Weigall is obviously an irrational, Bible-hating wacko.  He provides no documentation, no proof, nothing that even closely resembles a semblance at an argument for the claims in his book;  they are nothing but the speculations and ridiculous accusations of his feverishly anti-Christian mind.  The Watchtower quotes Weigall more than any other individual in their Should You Believe in the Trinity?—despite the fact that a quote from him on the origin of the Trinity has about equal weight with a quote from a supermarket tabloid about King Kong being sighted in Yosemite National Park or one of the Tooth Fairy opening up a dental practice in New York City.

The quotations made by Arians and Unitarians to affirm that the Trinity is derived from paganism are regularly unreliable and untrustworthy, and they are all, in any case, false.  The Scripture, which is superior to all uninspired historical evidence, manifests the Biblical origin of Trinitarianism.  The Arian and Unitarian interpretation of post-Biblical history is also unscholarly and mythological.  The idea that the Trinity is derived from paganism cannot be sustained.
Arians (and others) sometimes put together a variety of pictures of three pagan gods in a group[vi] to scare people into thinking that the Trinity comes from paganism, and sometimes manufacture or find various further quotations that allege that the Trinity was derived from various pagan religions.[vii]  However, there simply is no connection between pagans who worshipped many gods and sometimes put three of them together (as they would sometimes put two, four, or some other number of their gods together in a particular idolatrous image) and the tri-unity of the one God of the Bible.[viii]

Similarly, Unitarians and modalists may affirm that Trinitarianism was derived from Plato or Platonic philosophy.  They offer as proof for their contention extremely questionable quotations of the sort examined above, by people like Norton, Lacugna, and Weigall.  What they do not do is quote Plato.  A rather severe problem for their position is that the writings of Plato do not contain the doctrine of the Trinity.[ix]  Nor do the writings of Aristotle or other pre-Christian pagan philosophers.  Similarities of language[x] between post-Christian neo-Platonic philosophers and Christian Trinitarians are weak, and similarites of meaning are either nonexistent or very strained.  If they were to indicate anything, they would demonstrate the influence of Christian theology upon the thought of post-Christian pagan philosophy, rather than the reverse.[xi]  Furthermore, even if one were to establish genuine and clear Trinitarian testimonial from pre-Christian pagan writings—which cannot be done—it would not demonstrate that Christians took pagan ideas into their theological system when they believed in the Trinity.  The fact that the fundamentals of Trinitarian doctrine were given to Adam (Genesis 1:2, 26), recognized by righteous Gentiles in the Old Testament era (Job 19:25-27; 33:4, echoing Genesis 1:2) and believed by Israel in the Mosaic economy (Isaiah 48:16) makes the consideration that remnants of the original Trinitarian revelation might be present among those descendents of Adam that fell into paganism, or among those pagans influenced by Israel or righteous Gentiles in the Old Testament era, a definite possibility.  In this case, Trinitarian ideas present in pre-Christian, non-Jewish writings would be evidence of influence from the God of Adam and of Israel.[xii]  What cannot in any wise be established historically is that Christian Trinitarianism was simply the influx of pagan thought into theological thinking.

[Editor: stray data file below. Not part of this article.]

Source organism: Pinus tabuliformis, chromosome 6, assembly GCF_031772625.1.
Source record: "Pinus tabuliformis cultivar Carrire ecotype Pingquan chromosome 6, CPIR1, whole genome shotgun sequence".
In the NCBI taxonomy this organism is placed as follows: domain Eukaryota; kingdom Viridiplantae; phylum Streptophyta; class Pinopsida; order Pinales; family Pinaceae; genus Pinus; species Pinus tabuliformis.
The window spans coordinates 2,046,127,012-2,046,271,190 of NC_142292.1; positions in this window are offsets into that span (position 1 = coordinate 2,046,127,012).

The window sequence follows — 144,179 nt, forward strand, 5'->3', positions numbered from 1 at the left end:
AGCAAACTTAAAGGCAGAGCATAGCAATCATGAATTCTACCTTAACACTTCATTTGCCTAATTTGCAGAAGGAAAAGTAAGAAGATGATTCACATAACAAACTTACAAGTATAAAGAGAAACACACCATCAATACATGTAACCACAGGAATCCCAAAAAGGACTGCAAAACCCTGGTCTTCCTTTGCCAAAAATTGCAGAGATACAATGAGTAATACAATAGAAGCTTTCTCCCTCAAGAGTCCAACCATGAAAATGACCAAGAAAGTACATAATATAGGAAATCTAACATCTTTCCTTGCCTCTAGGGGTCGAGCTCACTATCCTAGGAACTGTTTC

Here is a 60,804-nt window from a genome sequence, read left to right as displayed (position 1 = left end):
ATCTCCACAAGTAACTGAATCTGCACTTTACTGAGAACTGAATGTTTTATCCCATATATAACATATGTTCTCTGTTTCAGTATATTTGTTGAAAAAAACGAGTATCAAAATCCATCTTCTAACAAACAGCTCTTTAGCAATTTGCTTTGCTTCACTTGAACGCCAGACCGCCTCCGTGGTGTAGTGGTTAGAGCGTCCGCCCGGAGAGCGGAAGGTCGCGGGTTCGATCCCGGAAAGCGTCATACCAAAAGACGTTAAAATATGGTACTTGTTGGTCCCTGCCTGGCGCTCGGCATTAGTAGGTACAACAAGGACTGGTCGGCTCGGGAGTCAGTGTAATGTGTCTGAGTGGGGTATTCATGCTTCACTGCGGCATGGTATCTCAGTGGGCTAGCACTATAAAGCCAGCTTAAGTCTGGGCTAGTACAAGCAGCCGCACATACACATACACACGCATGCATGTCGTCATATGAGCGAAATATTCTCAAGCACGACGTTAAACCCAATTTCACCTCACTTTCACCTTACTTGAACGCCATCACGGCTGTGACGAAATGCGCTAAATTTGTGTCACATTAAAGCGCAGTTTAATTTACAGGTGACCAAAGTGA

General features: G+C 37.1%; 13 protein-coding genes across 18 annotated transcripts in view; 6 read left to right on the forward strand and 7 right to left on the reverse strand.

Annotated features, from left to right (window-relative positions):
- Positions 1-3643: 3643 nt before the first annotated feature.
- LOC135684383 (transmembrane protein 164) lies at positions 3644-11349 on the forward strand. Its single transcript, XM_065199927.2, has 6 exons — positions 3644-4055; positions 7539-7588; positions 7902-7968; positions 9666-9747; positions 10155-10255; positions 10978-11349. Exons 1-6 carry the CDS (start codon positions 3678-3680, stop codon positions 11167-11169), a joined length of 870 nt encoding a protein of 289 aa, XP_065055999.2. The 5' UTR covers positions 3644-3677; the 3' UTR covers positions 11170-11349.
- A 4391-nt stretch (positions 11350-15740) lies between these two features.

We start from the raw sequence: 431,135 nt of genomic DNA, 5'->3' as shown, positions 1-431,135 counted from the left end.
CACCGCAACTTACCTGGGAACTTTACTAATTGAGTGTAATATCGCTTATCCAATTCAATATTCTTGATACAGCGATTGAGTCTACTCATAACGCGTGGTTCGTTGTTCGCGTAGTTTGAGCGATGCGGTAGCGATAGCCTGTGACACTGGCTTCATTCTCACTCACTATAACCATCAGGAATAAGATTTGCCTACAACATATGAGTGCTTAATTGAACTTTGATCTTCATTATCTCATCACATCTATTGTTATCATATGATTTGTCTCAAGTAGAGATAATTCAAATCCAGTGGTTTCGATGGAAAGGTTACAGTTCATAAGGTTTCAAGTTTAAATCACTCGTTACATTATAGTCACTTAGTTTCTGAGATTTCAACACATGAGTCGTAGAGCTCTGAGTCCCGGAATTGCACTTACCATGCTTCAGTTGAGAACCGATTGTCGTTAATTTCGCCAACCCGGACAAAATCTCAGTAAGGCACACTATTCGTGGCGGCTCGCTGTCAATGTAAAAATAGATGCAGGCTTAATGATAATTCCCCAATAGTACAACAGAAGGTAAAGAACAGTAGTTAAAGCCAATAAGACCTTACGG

[i] See pgs. 3, 6, 11, Should You Believe in the Trinity?

[ii] Should You Believe In the Trinity? in the section, “How Did The Trinity Doctrine Develop?” pg. 11.  Weigall is also quoted with approval elsewhere in this Watchtower work (pgs. 3, 6).